One that just cropped up as a tech company is Indigo Books & Music. Not really a tech company: the Chapters/Indigo/Coles bookstores are the dominant bricks & mortar stores in Canada. They also have the web store, but physical store revenues dwarf online. And oddly enough, physical store earnings have been growing, while online shrinking the last few years.

What makes them a tech company (at least for the purposes of this post) is that they have a majority ownership of Kobo e-reader (which is both a device, very similar to the Amazon kindle, and also a software reader for the blackberry, ipad, playbook, and other devices). This is the part that’s really getting me interested: the Amazon kindle is the leader of course, but with a few exceptions (unlocked books) you can only buy books for the kindle from Amazon, and can’t move your library from device-to-device. Most books you buy from Amazon for the kindle are locked to it forever. The Kobo is supporting not only Chapters/Indigo but other booksellers as well, including the public libraries (in several countries). AFAIK, you can take your library with you to other platforms (with a software Kobo reader). Indeed, I’ve heard that if you have a Kobo reader and the Kobo smartphone application, it will track your last page read between them, so not only can you copy your library to multiple platforms, you can read on multiple platforms without losing your place (catch a chapter on the subway on your blackberry, then automatically pick up where you left off on the Kobo at home).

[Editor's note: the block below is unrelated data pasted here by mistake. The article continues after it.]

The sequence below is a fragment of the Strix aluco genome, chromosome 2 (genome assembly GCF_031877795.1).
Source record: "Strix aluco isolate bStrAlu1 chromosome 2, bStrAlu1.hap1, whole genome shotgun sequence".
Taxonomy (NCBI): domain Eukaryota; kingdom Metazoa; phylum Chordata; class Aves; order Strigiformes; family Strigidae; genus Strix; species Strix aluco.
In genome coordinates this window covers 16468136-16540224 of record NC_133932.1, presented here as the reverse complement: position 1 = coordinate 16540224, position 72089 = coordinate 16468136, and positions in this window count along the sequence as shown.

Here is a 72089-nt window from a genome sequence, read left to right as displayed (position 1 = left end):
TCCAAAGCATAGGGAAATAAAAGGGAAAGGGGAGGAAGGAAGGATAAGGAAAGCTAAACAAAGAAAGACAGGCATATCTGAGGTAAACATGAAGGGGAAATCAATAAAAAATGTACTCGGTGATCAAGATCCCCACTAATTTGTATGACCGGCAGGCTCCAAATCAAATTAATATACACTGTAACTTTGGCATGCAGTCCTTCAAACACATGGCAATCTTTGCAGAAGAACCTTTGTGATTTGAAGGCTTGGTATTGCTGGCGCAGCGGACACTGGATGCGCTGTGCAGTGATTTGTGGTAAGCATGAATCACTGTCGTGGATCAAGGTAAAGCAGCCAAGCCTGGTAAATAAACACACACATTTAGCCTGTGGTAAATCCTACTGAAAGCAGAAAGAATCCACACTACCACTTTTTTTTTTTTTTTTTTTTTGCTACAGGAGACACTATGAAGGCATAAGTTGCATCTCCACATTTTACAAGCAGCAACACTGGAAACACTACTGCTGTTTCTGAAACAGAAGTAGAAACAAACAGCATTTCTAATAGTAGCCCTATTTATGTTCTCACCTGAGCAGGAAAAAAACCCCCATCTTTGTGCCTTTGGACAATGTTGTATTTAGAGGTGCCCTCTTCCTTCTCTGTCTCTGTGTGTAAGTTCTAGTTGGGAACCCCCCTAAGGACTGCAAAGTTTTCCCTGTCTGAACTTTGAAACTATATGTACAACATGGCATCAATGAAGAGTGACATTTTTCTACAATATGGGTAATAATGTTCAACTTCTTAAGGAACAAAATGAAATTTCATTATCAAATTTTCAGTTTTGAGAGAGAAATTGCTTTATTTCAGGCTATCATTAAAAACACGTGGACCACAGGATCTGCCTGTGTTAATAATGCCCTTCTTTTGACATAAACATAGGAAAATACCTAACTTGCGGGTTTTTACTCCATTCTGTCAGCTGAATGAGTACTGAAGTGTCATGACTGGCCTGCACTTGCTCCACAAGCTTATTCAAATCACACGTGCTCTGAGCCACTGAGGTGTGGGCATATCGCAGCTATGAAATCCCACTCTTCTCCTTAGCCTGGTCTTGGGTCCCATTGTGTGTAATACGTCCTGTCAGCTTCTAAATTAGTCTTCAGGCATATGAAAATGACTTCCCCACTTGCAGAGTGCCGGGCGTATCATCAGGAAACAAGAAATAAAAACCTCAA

Kobo just had a stock issue, diluting Indigo from 58% ownership to 51%. If I’ve done my math right, that values Kobo at over $220M, or about $110M to Indigo, which from what I can see of their balance sheet is “hidden value” — the notes suggest that it’s carried as an asset at only about $4M.